Puriyaatha Puthir takes quite a while to build up its story. Director Ranjit spends a lot of screen time to set up the romance between the leads and even though, there is nothing to complain, the romance wasn’t enticing at all. Gayathrie and Vijay Sethupathi failed to bring out the chemistry of the characters.
The film, however, is well timed. With Supreme Court declaring privacy as a fundamental right, the main story of the film fits well into the present scenario. It deals with privacy and how we casually infringe on the privacy of someone else without realizing that it is a crime.
Kathir (Vijay Sethupathi) and Meera (Gayathrie) belongs to the world of music. One an aspiring music director and the other a music teacher. When they meet, the inevitable happened, they fell in love. Now, the plot thiockens when Kathir receives an inappropriate picture of Meera, which was followed by a video of her changing in a trial room. What started off as a budding romance film, turned into a thriller with Kathir going deep into finding out, who the sender is and what is that person’s motive.
This is the main plot of Puriyaatha Puthir. But the director keeps us engaged through out the film, by giving us subtle visual and aural hints that there are more than meets the eye. It is during these points that the film making is exposed, giving us a rich thriller that must be thoroughly enjoyed. As the film unravels we witness each of those subtle hints that Ranjit spread across the film. A word of advice: while watching the film try to notice each and every detail, as you may never know what Ranjit has in his bag for the audiences.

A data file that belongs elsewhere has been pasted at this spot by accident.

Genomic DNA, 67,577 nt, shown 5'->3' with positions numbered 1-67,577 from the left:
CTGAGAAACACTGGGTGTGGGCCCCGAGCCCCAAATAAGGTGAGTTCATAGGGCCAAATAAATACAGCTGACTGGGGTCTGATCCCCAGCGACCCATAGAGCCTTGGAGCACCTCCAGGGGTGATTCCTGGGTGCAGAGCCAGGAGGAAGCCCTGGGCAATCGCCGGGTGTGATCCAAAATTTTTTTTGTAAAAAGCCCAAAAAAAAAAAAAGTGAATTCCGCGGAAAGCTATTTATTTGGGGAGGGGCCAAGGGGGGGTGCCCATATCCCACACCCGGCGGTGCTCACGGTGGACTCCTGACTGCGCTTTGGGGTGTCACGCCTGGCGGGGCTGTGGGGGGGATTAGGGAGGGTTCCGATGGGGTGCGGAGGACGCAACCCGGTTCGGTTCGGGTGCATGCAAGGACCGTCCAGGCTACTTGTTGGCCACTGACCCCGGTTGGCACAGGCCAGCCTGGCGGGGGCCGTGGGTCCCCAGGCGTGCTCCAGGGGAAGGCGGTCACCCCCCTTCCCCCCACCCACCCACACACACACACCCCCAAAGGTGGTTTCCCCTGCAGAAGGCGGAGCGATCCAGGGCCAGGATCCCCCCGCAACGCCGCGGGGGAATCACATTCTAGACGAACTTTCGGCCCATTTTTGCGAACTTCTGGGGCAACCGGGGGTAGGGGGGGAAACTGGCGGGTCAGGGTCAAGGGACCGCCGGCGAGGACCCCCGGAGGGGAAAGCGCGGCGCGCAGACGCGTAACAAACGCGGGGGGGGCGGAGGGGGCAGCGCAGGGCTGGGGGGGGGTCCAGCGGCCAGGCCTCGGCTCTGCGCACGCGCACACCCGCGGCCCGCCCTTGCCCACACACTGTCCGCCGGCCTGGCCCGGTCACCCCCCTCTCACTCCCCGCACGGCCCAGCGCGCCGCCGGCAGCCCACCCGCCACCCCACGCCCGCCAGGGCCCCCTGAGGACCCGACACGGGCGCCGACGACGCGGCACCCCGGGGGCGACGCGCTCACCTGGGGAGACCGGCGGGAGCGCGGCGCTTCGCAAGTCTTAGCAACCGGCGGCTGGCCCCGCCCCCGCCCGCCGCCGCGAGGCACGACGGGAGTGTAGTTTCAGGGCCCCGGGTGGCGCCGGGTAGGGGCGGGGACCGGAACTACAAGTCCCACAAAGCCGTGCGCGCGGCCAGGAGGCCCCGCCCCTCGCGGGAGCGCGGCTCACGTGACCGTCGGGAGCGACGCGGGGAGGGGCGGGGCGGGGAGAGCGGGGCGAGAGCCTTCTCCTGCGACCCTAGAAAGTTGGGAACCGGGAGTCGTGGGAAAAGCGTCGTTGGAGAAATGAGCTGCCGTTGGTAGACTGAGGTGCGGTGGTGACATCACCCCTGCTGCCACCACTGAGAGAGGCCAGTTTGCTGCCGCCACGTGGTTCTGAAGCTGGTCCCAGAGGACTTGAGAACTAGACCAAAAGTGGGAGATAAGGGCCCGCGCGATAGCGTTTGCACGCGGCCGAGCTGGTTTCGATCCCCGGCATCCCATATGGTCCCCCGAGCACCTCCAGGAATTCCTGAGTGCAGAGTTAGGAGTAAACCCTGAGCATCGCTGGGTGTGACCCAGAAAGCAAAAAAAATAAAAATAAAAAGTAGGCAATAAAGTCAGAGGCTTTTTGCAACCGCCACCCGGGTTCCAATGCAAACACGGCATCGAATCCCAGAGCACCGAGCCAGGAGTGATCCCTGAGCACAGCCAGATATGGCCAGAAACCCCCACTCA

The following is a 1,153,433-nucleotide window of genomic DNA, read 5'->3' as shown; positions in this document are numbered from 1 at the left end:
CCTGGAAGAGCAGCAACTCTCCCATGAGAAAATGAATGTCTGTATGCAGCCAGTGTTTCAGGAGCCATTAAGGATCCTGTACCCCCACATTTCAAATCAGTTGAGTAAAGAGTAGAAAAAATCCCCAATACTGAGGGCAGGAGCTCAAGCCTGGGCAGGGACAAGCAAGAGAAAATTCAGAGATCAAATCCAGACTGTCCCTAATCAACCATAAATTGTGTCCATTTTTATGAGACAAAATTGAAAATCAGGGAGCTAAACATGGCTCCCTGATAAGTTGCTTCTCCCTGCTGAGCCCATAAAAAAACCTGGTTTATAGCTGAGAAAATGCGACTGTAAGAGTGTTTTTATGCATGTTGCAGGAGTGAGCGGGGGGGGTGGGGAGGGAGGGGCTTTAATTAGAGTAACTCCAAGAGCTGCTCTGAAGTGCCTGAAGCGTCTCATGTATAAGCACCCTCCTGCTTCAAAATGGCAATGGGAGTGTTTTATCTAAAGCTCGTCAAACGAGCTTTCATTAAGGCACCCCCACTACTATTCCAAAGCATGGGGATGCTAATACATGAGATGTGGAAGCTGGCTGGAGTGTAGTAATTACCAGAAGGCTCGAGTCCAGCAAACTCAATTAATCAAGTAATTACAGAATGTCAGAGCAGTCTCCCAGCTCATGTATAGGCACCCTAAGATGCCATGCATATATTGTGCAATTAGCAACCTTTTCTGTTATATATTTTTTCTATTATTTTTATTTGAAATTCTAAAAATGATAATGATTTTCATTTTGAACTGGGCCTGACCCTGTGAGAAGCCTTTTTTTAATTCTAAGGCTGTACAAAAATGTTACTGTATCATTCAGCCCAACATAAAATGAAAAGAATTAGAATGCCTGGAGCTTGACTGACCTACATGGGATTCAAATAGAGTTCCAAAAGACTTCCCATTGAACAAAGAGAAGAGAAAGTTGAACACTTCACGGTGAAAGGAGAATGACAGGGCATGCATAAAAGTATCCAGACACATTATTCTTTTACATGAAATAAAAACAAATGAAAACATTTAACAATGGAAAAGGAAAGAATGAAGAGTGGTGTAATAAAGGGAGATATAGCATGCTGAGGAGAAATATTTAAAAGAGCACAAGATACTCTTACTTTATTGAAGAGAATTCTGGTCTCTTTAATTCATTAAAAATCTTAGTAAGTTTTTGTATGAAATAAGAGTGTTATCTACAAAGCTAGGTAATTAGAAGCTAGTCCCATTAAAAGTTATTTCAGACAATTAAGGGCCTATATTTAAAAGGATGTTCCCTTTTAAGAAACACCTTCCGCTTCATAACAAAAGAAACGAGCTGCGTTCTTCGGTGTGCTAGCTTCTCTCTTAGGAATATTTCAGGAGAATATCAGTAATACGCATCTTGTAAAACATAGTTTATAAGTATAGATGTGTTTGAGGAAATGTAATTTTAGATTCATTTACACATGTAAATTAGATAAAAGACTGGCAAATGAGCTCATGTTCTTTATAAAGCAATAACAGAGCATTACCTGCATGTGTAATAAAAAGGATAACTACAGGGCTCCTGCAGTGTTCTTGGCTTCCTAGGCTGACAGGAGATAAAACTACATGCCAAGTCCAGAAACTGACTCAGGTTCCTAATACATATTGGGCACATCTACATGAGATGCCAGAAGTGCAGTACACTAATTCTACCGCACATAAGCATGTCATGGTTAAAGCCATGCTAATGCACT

What work for the film, other than the smart direction and the story of Ranjit are the performances. Vijay Sethupathi is a marvel as Kathir and that hardly comes as a surprise considering the actor’s huge body of work. Even though the romance seemed stiff, but when the thriller kicks in, he blends into the character so well that he became the darker shade of Kathir. His expressions, his anguish and his genuine emotion made Kathir an enduring character. It is Sethupathi who carries the film on the shoulder, performance wise.
Now, coming to the story, Ranjit Jeyakodi is a master story teller. Directing a movie from your own story can be easier, but Ranjit was able to peel off each scene with stunning clarity, even though it is a suspense thriller. He did reached the thriller part a little late than necessary, but when he went so many shade darker, he made sure that the audiences leave the cinema hall all shaken up. His story gave one of the best characters of this year with Kathir; and as a thriller Puriyaatha Puthir is able to shed light on some of the most pertinent issues of the day.
Puriyaatha Puthir makes you think, evokes the necessary emotions and it is an important film. Leave the first thirty minutes out of the film and you will have a fantastic thriller.